Portobello Road – which runs straight through the Notting Hill area – is home to one of the best-loved street markets in London.
This post provides information about when you can visit, how to get there, and the history of the marketplace.
Portobello Road Market Opening Times and Hours
The Portobello Road Market is open every day of the week, so you can visit just about any time you wish.
However, it should be noted that some shops such as the antiques and bric-a-brac stalls are only open on Saturdays.
The fruit and veg market is only open Monday to Wednesday.
Saturday is arguably the best day of the week to visit as the market is in full swing.
The rest of the Portobello Road Market is open during the following hours in the summer and winter months:
- 8 am-9 am to 5 pm - 6 pm
- 9 am - 10 am to 4 pm - 5 pm
- 9 am to 1 pm
Fri and Sat:
- 8 am-9 am to 6 pm-7 pm
Occasionally antique dealers will open earlier on Saturdays, as this is typically the busiest day of the week for Portobello Road Market.
Friday is the second busiest day, so keep that in mind if you're trying to avoid large crowds.
For more information about when to come, check the Visit Portobello Road website.
Where Is The Portobello Road Market?
This popular marketplace is located in Notting Hill, West London about 1 mile west of Kensington Gardens, on Portobello Rd.
There are many easy ways to get here using either the tube or the bus.
- Underground Stations:
- The nearest station is Ladbroke Grove
- Notting Hill tube station (known as Notting Hill Gate) is walkable
- And so is Westbourne Park
- Bus Routes:
- 7, 12, 23, 27, 28, 21, 52, 70, 94, 328, 452
Much like Camden Market, Portobello Market is actually many markets in one, divided up by their locations and the specific goods they sell.
Here you'll find antique stalls, ceramics, jewellery, second-hand and vintage clothes, hot food, fresh pastries, bric-a-brac, and more!
Chepstow Villas – Elgin Crescent
Antiques & Bric-A-Brac: This is the main attraction at Portobello Market, filled with antiques and 100’s of stalls, shops, and arcades to explore.
This part of the Market is closest to Notting Hill Underground Station.
Elgin Crescent – Talbot Road
Fruit and Veg – Just past the antiques come the edible goods!
Fruit and vegetables are on display, but so are cakes, bread, and other fresh edible delights. Oh, and keep an eye out for our favourite: the cheese stall!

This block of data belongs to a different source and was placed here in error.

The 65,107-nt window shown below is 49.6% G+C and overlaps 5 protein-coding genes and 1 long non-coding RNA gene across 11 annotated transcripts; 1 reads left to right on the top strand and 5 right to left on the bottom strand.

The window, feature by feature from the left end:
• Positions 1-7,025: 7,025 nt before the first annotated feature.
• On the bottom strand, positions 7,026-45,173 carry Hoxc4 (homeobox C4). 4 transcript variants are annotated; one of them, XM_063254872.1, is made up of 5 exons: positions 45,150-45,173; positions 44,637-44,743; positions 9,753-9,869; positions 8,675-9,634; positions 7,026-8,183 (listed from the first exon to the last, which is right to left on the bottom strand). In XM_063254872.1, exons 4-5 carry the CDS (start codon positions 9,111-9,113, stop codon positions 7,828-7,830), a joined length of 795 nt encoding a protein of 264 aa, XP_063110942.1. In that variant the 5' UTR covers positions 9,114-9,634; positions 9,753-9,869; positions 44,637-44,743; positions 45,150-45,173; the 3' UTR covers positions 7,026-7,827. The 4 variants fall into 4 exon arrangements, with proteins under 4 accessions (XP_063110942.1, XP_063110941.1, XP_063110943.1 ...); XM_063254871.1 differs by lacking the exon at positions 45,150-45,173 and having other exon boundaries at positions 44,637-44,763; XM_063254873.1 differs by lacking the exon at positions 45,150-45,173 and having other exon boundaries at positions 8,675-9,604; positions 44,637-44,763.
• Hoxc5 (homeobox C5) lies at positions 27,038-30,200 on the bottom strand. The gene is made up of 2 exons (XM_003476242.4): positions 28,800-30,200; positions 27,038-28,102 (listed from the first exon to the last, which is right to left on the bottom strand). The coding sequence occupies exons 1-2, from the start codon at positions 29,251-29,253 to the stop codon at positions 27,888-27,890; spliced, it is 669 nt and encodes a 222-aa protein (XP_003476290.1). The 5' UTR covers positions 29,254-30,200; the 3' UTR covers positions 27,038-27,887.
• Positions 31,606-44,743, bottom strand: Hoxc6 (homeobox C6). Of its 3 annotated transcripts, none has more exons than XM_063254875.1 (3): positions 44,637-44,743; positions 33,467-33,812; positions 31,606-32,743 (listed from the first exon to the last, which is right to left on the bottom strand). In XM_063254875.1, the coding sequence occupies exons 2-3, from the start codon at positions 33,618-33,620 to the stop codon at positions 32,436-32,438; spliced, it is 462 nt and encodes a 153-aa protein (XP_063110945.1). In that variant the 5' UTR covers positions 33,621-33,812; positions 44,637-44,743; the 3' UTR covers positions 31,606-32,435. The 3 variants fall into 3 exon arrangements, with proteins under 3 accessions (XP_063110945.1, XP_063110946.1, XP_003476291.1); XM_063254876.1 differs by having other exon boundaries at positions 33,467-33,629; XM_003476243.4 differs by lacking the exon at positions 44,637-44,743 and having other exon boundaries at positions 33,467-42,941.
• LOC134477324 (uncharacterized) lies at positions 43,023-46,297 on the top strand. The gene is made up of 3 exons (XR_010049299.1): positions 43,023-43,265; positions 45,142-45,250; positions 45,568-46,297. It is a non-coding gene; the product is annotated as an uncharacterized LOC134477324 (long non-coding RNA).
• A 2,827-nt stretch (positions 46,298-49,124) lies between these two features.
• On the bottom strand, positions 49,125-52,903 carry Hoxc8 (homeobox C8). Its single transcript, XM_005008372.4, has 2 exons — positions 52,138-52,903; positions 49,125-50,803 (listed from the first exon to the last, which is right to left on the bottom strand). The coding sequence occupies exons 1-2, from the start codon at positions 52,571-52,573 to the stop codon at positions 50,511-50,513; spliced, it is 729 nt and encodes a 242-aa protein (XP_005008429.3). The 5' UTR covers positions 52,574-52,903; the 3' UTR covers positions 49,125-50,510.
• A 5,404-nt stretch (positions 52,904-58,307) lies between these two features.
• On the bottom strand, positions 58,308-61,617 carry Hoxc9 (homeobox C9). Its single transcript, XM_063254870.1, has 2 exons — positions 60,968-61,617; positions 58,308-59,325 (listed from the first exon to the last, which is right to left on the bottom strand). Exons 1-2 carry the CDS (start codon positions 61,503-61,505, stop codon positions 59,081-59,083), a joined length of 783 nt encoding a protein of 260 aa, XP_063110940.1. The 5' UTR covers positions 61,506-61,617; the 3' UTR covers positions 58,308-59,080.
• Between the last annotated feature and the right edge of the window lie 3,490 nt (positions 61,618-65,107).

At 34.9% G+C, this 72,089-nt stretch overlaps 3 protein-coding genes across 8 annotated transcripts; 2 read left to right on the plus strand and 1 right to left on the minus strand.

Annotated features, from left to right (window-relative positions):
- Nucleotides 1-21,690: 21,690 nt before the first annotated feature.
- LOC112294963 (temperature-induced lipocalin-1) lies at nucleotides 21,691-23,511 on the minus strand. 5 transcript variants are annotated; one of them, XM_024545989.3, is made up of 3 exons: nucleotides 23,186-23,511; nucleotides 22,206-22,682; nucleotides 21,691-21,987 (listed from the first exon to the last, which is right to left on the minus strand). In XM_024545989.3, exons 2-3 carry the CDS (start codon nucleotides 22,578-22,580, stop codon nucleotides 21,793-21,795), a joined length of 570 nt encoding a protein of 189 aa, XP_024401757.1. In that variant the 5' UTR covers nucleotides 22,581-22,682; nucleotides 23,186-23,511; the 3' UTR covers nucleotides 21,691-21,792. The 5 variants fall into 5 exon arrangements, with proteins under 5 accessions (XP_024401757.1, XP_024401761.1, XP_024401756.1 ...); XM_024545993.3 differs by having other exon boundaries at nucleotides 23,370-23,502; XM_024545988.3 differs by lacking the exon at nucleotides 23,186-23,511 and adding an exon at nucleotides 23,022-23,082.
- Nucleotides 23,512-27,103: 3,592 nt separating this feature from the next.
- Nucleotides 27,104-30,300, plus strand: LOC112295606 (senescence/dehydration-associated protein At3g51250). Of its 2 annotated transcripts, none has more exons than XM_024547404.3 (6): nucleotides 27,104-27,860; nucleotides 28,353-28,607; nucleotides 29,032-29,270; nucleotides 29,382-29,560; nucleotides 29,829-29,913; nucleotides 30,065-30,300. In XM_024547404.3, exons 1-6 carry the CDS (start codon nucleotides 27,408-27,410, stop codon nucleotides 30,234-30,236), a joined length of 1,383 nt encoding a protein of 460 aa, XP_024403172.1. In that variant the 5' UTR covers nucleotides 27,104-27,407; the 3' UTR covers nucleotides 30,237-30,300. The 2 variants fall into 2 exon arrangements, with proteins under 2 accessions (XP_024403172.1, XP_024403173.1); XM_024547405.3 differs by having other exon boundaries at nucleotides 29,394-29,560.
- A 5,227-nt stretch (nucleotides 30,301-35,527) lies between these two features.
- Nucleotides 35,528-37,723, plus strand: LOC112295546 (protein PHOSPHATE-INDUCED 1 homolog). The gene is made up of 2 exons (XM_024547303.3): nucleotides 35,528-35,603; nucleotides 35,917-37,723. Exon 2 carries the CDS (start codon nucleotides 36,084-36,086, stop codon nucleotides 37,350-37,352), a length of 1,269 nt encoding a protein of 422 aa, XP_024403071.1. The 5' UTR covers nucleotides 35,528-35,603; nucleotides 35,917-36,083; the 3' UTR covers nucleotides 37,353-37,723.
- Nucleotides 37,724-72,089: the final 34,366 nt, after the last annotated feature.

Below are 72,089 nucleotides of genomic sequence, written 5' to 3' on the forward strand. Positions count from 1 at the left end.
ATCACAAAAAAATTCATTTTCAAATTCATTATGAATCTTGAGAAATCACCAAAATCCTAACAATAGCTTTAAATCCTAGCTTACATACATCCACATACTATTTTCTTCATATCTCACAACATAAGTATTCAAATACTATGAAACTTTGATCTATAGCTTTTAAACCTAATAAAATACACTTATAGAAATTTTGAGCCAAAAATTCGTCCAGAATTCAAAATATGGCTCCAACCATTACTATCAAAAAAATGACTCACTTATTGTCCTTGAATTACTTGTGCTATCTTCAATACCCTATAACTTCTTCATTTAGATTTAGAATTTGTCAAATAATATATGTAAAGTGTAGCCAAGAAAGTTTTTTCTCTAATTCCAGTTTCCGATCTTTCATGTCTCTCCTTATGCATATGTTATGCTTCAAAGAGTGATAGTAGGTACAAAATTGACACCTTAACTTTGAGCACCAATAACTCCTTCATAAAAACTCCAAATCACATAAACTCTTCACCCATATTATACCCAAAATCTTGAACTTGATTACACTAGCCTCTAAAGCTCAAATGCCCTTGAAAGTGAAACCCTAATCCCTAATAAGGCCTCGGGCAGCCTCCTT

Talbot Road – Westway
New Goods – Here you will find stalls typical of other London market locations; clothing, cheap jewelry, books, and the like.
Fashion – Here are the vintage clothing shops, fashion accessories for sale, scarves, and bags as well as more tourist-oriented goods – think ‘I Love London’ shirts, etc.
Westway to Golborne Road
Second-Hand Items – This section of the market is dedicated entirely to secondhand.
Clothes, yes, but also household goods, old photographs, signs, and various decor.
History of Portobello Market
Portobello Road itself can be traced back to the 16th century when it was known as Green’s Lane.
In 1740 a nearby farm was built, known as Portobello Farm (named after the Spanish-ruled, now Panamanian, town of Puerto Bello which was captured by Admiral Edward Vernon).
Portobello Farm was primarily open hayfields and orchards and by the second half of the 19th century residential areas were growing up on either side of the farm.
These areas are now Notting Hill and Paddington.
As the residential developments grew, the wealthy homeowners turned to Portobello Farm to provide agricultural goods.
Portobello Market came into existence around this time, initially selling fresh foods.
The working-class residents of the area turned to Portobello Farm, and the surrounding area, for work and soon the area was rapidly expanding and booming with trade.
As the urban developments grew, Portobello Farm was swallowed up by concrete and buildings.
The last vestige of the original farm was finally paved over in 1864 and Ladbroke Grove Underground Station was built on top.
The fresh food market still persisted, however. By the mid-20th century, the market expanded and became known for its antique dealers, many of whom are still based here today.
Today the market is visited by locals and tourists alike.
What to Expect At Portobello Road Market
Today, Portobello Road thrives both financially and with tourist trade as home to one of the most famous markets in Europe.
It is the largest antique market in the entire United Kingdom, with over 1,000 dealers based here, and is one of the busiest tourist spots in London.
Portobello Road Market is primarily known for its second-hand clothes and antiques but is also a browsers paradise with shop after shop, corridors, and hallways absolutely choc-full of goods for sale and plenty of places to bag a bargain.
Along with the shops are delicious food stalls, street performers, and musicians, all coming together in this mile-long explosion of colour, crowds, and goods.
In addition to drawing crowds who wish to shop, the market also draws in those who are fans of the 1999 movie Notting Hill.
Starring Julia Roberts and Hugh Grant, the film is primarily based around Portobello Road. However, the famous blue door of the film no longer exists here.